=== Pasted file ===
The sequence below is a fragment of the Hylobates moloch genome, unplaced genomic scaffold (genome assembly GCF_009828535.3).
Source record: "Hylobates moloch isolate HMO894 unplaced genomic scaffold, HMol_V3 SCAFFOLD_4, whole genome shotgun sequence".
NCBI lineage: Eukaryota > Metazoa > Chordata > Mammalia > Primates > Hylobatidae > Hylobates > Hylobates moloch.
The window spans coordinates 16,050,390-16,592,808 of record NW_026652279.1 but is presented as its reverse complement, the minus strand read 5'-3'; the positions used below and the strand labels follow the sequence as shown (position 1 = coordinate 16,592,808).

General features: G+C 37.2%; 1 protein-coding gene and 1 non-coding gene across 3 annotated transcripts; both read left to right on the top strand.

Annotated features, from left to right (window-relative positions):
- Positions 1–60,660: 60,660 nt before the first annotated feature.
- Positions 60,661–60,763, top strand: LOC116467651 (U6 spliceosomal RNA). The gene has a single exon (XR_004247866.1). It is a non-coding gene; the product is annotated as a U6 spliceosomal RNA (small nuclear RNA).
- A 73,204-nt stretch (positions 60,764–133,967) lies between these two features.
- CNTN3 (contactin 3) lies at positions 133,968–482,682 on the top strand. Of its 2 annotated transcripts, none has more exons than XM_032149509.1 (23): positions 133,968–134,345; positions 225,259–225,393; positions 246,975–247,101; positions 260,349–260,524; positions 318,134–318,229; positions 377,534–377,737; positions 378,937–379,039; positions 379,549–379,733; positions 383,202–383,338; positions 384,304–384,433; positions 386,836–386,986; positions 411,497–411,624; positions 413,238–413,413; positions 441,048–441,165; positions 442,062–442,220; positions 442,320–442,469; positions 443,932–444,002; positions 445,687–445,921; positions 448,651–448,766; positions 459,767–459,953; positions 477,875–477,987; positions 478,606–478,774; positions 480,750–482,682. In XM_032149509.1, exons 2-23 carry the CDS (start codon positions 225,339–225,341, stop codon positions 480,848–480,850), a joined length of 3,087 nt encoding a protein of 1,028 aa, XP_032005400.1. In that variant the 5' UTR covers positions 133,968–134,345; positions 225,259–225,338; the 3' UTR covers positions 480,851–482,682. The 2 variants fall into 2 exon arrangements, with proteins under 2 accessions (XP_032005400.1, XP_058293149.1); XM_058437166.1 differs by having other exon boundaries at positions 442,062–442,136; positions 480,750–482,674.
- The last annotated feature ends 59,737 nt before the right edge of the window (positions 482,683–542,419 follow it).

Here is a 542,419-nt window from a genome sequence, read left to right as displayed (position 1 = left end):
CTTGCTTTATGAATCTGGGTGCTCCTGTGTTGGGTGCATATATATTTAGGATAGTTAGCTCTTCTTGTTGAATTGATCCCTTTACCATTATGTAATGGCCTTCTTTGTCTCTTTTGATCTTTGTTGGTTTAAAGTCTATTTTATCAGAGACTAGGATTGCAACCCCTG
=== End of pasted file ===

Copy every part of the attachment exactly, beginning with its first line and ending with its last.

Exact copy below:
The sequence below is a fragment of the Hylobates moloch genome, unplaced genomic scaffold (genome assembly GCF_009828535.3).
Source record: "Hylobates moloch isolate HMO894 unplaced genomic scaffold, HMol_V3 SCAFFOLD_4, whole genome shotgun sequence".
NCBI lineage: Eukaryota > Metazoa > Chordata > Mammalia > Primates > Hylobatidae > Hylobates > Hylobates moloch.
The window spans coordinates 16,050,390-16,592,808 of record NW_026652279.1 but is presented as its reverse complement, the minus strand read 5'-3'; the positions used below and the strand labels follow the sequence as shown (position 1 = coordinate 16,592,808).

General features: G+C 37.2%; 1 protein-coding gene and 1 non-coding gene across 3 annotated transcripts; both read left to right on the top strand.

Annotated features, from left to right (window-relative positions):
- Positions 1–60,660: 60,660 nt before the first annotated feature.
- Positions 60,661–60,763, top strand: LOC116467651 (U6 spliceosomal RNA). The gene has a single exon (XR_004247866.1). It is a non-coding gene; the product is annotated as a U6 spliceosomal RNA (small nuclear RNA).
- A 73,204-nt stretch (positions 60,764–133,967) lies between these two features.
- CNTN3 (contactin 3) lies at positions 133,968–482,682 on the top strand. Of its 2 annotated transcripts, none has more exons than XM_032149509.1 (23): positions 133,968–134,345; positions 225,259–225,393; positions 246,975–247,101; positions 260,349–260,524; positions 318,134–318,229; positions 377,534–377,737; positions 378,937–379,039; positions 379,549–379,733; positions 383,202–383,338; positions 384,304–384,433; positions 386,836–386,986; positions 411,497–411,624; positions 413,238–413,413; positions 441,048–441,165; positions 442,062–442,220; positions 442,320–442,469; positions 443,932–444,002; positions 445,687–445,921; positions 448,651–448,766; positions 459,767–459,953; positions 477,875–477,987; positions 478,606–478,774; positions 480,750–482,682. In XM_032149509.1, exons 2-23 carry the CDS (start codon positions 225,339–225,341, stop codon positions 480,848–480,850), a joined length of 3,087 nt encoding a protein of 1,028 aa, XP_032005400.1. In that variant the 5' UTR covers positions 133,968–134,345; positions 225,259–225,338; the 3' UTR covers positions 480,851–482,682. The 2 variants fall into 2 exon arrangements, with proteins under 2 accessions (XP_032005400.1, XP_058293149.1); XM_058437166.1 differs by having other exon boundaries at positions 442,062–442,136; positions 480,750–482,674.
- The last annotated feature ends 59,737 nt before the right edge of the window (positions 482,683–542,419 follow it).

Here is a 542,419-nt window from a genome sequence, read left to right as displayed (position 1 = left end):
CTTGCTTTATGAATCTGGGTGCTCCTGTGTTGGGTGCATATATATTTAGGATAGTTAGCTCTTCTTGTTGAATTGATCCCTTTACCATTATGTAATGGCCTTCTTTGTCTCTTTTGATCTTTGTTGGTTTAAAGTCTATTTTATCAGAGACTAGGATTGCAACCCCTG